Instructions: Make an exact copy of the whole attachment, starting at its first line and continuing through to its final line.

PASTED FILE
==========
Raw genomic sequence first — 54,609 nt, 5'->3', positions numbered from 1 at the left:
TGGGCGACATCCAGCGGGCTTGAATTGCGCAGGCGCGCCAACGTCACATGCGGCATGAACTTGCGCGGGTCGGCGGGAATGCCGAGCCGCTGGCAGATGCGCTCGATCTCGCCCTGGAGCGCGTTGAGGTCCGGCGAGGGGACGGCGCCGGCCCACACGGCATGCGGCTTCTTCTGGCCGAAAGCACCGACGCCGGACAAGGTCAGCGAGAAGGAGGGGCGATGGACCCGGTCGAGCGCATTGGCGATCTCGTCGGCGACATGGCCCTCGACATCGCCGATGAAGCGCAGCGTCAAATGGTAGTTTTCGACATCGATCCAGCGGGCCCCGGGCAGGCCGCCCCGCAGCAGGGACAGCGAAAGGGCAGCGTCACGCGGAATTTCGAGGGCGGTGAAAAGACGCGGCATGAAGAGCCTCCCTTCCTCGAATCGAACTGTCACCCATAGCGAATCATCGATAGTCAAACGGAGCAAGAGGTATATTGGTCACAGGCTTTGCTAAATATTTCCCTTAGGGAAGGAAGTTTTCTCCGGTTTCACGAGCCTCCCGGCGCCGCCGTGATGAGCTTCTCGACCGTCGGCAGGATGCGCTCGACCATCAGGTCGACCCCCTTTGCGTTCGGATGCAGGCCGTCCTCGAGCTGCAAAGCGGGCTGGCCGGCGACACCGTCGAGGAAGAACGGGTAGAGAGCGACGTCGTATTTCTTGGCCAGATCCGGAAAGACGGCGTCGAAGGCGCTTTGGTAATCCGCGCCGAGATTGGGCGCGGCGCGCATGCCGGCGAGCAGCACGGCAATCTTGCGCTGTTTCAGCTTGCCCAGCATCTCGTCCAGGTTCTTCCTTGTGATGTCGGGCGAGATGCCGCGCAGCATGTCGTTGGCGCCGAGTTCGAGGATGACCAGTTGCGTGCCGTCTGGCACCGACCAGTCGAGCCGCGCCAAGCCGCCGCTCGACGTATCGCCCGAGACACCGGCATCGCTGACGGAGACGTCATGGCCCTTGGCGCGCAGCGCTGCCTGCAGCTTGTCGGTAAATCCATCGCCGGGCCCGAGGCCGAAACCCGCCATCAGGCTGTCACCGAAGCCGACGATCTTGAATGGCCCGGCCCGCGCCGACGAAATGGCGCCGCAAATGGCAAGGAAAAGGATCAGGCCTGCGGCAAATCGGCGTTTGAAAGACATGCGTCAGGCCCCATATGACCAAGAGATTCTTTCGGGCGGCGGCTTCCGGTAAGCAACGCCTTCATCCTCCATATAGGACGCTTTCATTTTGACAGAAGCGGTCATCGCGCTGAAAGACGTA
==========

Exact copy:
Raw genomic sequence first — 54,609 nt, 5'->3', positions numbered from 1 at the left:
TGGGCGACATCCAGCGGGCTTGAATTGCGCAGGCGCGCCAACGTCACATGCGGCATGAACTTGCGCGGGTCGGCGGGAATGCCGAGCCGCTGGCAGATGCGCTCGATCTCGCCCTGGAGCGCGTTGAGGTCCGGCGAGGGGACGGCGCCGGCCCACACGGCATGCGGCTTCTTCTGGCCGAAAGCACCGACGCCGGACAAGGTCAGCGAGAAGGAGGGGCGATGGACCCGGTCGAGCGCATTGGCGATCTCGTCGGCGACATGGCCCTCGACATCGCCGATGAAGCGCAGCGTCAAATGGTAGTTTTCGACATCGATCCAGCGGGCCCCGGGCAGGCCGCCCCGCAGCAGGGACAGCGAAAGGGCAGCGTCACGCGGAATTTCGAGGGCGGTGAAAAGACGCGGCATGAAGAGCCTCCCTTCCTCGAATCGAACTGTCACCCATAGCGAATCATCGATAGTCAAACGGAGCAAGAGGTATATTGGTCACAGGCTTTGCTAAATATTTCCCTTAGGGAAGGAAGTTTTCTCCGGTTTCACGAGCCTCCCGGCGCCGCCGTGATGAGCTTCTCGACCGTCGGCAGGATGCGCTCGACCATCAGGTCGACCCCCTTTGCGTTCGGATGCAGGCCGTCCTCGAGCTGCAAAGCGGGCTGGCCGGCGACACCGTCGAGGAAGAACGGGTAGAGAGCGACGTCGTATTTCTTGGCCAGATCCGGAAAGACGGCGTCGAAGGCGCTTTGGTAATCCGCGCCGAGATTGGGCGCGGCGCGCATGCCGGCGAGCAGCACGGCAATCTTGCGCTGTTTCAGCTTGCCCAGCATCTCGTCCAGGTTCTTCCTTGTGATGTCGGGCGAGATGCCGCGCAGCATGTCGTTGGCGCCGAGTTCGAGGATGACCAGTTGCGTGCCGTCTGGCACCGACCAGTCGAGCCGCGCCAAGCCGCCGCTCGACGTATCGCCCGAGACACCGGCATCGCTGACGGAGACGTCATGGCCCTTGGCGCGCAGCGCTGCCTGCAGCTTGTCGGTAAATCCATCGCCGGGCCCGAGGCCGAAACCCGCCATCAGGCTGTCACCGAAGCCGACGATCTTGAATGGCCCGGCCCGCGCCGACGAAATGGCGCCGCAAATGGCAAGGAAAAGGATCAGGCCTGCGGCAAATCGGCGTTTGAAAGACATGCGTCAGGCCCCATATGACCAAGAGATTCTTTCGGGCGGCGGCTTCCGGTAAGCAACGCCTTCATCCTCCATATAGGACGCTTTCATTTTGACAGAAGCGGTCATCGCGCTGAAAGACGTA